Out-Law News | 21 Jun 2017 | 3:23 pm | 1 min. read
The National Lighting Company (NLC) has been imposing a minimum price for its light fittings on retailers, the UK Competition and Markets Authority (CMA) said.
"This kind of illegal practice, known as resale price maintenance (RPM), means customers miss out on the best possible prices and cannot shop around for a better deal on that supplier’s products," the CMA said.
NLC tried to avoid detection by avoiding committing these agreements to writing, the CMA said.
Competition law expert Robert Eriksson of Pinsent Masons, the law firm behind Out-Law.com, said: "This is yet another sign of the CMA taking restrictions on online selling very seriously, particularly when it involves vertical price-fixing agreements between supplier and reseller. This includes, such as in this case, setting recommended retail prices but with a fixed maximum discount off that recommended price, thereby effectively dictating the minimum prices at which resellers could sell products online. Using threats or financial incentives to make resellers stick to recommended resale prices will clearly amount to illegal RPM."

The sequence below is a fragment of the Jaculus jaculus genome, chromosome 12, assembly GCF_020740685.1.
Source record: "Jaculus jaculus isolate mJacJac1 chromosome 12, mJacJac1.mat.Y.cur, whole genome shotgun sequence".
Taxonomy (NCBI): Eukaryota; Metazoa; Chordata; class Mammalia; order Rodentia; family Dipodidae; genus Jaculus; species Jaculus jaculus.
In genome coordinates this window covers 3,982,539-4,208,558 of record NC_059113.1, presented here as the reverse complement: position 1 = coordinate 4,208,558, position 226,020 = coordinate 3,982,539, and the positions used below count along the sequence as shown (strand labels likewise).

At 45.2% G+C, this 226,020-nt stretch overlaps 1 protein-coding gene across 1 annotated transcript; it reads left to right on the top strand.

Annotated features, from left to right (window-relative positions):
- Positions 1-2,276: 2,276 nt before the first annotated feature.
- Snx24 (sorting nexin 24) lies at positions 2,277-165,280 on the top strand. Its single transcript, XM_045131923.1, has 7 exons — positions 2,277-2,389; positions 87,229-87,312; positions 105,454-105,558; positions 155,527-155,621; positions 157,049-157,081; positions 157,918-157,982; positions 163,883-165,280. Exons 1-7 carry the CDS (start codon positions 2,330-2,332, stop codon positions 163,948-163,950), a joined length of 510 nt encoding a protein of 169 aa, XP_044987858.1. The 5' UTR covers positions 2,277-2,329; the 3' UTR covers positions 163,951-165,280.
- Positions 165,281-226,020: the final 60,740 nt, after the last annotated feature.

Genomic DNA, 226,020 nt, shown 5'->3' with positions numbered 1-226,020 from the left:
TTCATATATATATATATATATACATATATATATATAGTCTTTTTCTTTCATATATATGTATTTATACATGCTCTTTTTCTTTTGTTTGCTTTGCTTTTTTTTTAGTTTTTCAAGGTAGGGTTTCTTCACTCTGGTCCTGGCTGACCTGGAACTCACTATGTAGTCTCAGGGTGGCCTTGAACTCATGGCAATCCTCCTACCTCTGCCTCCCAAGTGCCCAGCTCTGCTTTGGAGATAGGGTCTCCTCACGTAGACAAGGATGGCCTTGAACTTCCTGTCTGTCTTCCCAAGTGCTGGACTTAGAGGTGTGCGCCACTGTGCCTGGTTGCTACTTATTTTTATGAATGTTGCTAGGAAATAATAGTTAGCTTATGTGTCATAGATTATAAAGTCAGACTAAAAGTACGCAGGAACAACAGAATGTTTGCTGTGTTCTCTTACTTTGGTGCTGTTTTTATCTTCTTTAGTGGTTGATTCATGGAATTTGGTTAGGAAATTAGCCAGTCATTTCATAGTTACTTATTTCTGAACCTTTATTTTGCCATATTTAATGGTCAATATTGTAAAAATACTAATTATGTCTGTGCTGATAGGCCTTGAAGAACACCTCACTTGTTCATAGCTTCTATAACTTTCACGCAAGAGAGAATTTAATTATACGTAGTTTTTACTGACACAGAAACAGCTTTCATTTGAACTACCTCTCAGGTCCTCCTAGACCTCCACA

The fine imposed on NLC included an extra penalty because the company ignored an earlier warning letter, the CMA said. Warning letters are sent when the CMA has "reasonable grounds" to suspect anti-competitive behaviour. They are not formal allegations but require a "considered response", it said.
"The fact that the CMA increased NLC's fine by 25% for ignoring such a warning letter serves as a stark reminder to take receipt of such letters seriously and seek legal advice," said Eriksson.
The CMA has also sent warning letters to other suppliers in the light fittings sector where there are reasonable grounds to suspect they may also be engaging in RPM, it said.
The CMA fined bathroom fittings company Ultra Finishing £826,000 for a similar RPM offence last year, and Germany's competition authority is also keen to curb the practice.
"The string of recent decisions challenging online pricing restrictions again demonstrates that the CMA doesn't hesitate to tackle even smaller firms for infringing competition law. While the fine of £2.7 million in this case might not look significant it seems to exceed 2% of the company’s total turnover, and prior to adjustments for leniency and cooperation the fine of £4.7 million was equivalent to 4% of the total turnover. This far outweighs the fine percentage applied in decisions involving serious cartels," Eriksson said.
Ann Pope, CMA director for antitrust, said: "The digital economy is booming and with so many businesses operating online it is vital that fair competition is maintained across all sectors."